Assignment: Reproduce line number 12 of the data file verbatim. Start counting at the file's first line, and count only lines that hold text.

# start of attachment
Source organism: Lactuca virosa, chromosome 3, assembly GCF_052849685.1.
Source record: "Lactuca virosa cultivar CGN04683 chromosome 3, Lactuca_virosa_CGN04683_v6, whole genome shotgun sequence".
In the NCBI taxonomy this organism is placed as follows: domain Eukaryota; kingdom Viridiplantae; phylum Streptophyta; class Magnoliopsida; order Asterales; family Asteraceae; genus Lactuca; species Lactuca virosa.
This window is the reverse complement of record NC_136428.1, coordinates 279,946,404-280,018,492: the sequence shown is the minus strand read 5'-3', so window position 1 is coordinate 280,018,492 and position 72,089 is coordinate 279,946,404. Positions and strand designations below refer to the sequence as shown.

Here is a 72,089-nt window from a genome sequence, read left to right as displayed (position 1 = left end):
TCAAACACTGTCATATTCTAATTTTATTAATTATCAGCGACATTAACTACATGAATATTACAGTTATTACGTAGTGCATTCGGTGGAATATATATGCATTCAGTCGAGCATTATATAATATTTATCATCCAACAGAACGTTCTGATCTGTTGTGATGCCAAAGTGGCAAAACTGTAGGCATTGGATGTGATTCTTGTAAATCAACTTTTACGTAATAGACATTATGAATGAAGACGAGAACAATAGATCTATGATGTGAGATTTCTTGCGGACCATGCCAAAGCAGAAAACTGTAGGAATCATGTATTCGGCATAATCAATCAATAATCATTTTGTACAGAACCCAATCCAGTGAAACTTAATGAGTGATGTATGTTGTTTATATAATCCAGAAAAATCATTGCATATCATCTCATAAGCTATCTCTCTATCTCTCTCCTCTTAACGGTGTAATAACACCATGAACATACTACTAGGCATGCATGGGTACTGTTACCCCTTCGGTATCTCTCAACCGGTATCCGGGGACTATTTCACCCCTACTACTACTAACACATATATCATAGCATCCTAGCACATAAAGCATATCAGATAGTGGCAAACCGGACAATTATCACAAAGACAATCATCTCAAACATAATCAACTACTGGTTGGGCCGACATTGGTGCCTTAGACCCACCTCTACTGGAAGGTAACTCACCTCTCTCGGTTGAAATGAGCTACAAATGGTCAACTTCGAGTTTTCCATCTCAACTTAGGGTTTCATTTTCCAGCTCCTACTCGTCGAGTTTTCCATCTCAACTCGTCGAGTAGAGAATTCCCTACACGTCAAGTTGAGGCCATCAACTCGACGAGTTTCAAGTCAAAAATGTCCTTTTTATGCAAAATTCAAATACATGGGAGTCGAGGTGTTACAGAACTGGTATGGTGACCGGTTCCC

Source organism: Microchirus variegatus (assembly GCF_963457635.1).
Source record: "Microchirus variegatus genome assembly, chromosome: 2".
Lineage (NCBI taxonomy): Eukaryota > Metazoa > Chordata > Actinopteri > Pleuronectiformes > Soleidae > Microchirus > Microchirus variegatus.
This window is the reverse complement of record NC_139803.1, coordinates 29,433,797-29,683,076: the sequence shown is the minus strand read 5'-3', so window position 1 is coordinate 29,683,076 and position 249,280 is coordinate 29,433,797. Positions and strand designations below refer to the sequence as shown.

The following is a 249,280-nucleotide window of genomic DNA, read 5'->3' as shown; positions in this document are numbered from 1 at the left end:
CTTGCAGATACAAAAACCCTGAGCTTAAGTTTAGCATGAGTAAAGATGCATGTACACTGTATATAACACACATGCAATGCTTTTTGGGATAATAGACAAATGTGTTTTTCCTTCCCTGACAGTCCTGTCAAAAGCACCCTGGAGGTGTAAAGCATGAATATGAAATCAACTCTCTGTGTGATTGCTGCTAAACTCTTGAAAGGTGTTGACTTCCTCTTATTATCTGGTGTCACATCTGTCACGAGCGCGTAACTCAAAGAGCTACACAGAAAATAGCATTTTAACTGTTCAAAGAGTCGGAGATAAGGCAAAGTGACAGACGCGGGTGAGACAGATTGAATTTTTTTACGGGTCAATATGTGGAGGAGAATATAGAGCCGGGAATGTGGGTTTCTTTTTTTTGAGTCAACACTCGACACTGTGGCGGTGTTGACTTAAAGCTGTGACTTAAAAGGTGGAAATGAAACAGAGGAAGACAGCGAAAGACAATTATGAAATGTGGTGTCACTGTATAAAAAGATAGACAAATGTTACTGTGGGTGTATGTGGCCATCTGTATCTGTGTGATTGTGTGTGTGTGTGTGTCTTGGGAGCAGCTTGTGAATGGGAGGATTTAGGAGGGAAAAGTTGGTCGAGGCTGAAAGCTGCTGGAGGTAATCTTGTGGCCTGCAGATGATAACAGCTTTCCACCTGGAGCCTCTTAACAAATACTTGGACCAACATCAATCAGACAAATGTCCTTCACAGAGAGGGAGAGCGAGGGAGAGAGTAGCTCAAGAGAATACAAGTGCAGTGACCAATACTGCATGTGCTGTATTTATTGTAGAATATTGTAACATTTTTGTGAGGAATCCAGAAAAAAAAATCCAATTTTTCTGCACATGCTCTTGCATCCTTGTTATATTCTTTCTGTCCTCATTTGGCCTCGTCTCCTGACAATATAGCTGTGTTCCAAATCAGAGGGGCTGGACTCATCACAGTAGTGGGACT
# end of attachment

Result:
CTTGCAGATACAAAAACCCTGAGCTTAAGTTTAGCATGAGTAAAGATGCATGTACACTGTATATAACACACATGCAATGCTTTTTGGGATAATAGACAAATGTGTTTTTCCTTCCCTGACAGTCCTGTCAAAAGCACCCTGGAGGTGTAAAGCATGAATATGAAATCAACTCTCTGTGTGATTGCTGCTAAACTCTTGAAAGGTGTTGACTTCCTCTTATTATCTGGTGTCACATCTGTCACGAGCGCGTAACTCAAAGAGCTACACAGAAAATAGCATTTTAACTGTTCAAAGAGTCGGAGATAAGGCAAAGTGACAGACGCGGGTGAGACAGATTGAATTTTTTTACGGGTCAATATGTGGAGGAGAATATAGAGCCGGGAATGTGGGTTTCTTTTTTTTGAGTCAACACTCGACACTGTGGCGGTGTTGACTTAAAGCTGTGACTTAAAAGGTGGAAATGAAACAGAGGAAGACAGCGAAAGACAATTATGAAATGTGGTGTCACTGTATAAAAAGATAGACAAATGTTACTGTGGGTGTATGTGGCCATCTGTATCTGTGTGATTGTGTGTGTGTGTGTGTCTTGGGAGCAGCTTGTGAATGGGAGGATTTAGGAGGGAAAAGTTGGTCGAGGCTGAAAGCTGCTGGAGGTAATCTTGTGGCCTGCAGATGATAACAGCTTTCCACCTGGAGCCTCTTAACAAATACTTGGACCAACATCAATCAGACAAATGTCCTTCACAGAGAGGGAGAGCGAGGGAGAGAGTAGCTCAAGAGAATACAAGTGCAGTGACCAATACTGCATGTGCTGTATTTATTGTAGAATATTGTAACATTTTTGTGAGGAATCCAGAAAAAAAAATCCAATTTTTCTGCACATGCTCTTGCATCCTTGTTATATTCTTTCTGTCCTCATTTGGCCTCGTCTCCTGACAATATAGCTGTGTTCCAAATCAGAGGGGCTGGACTCATCACAGTAGTGGGACT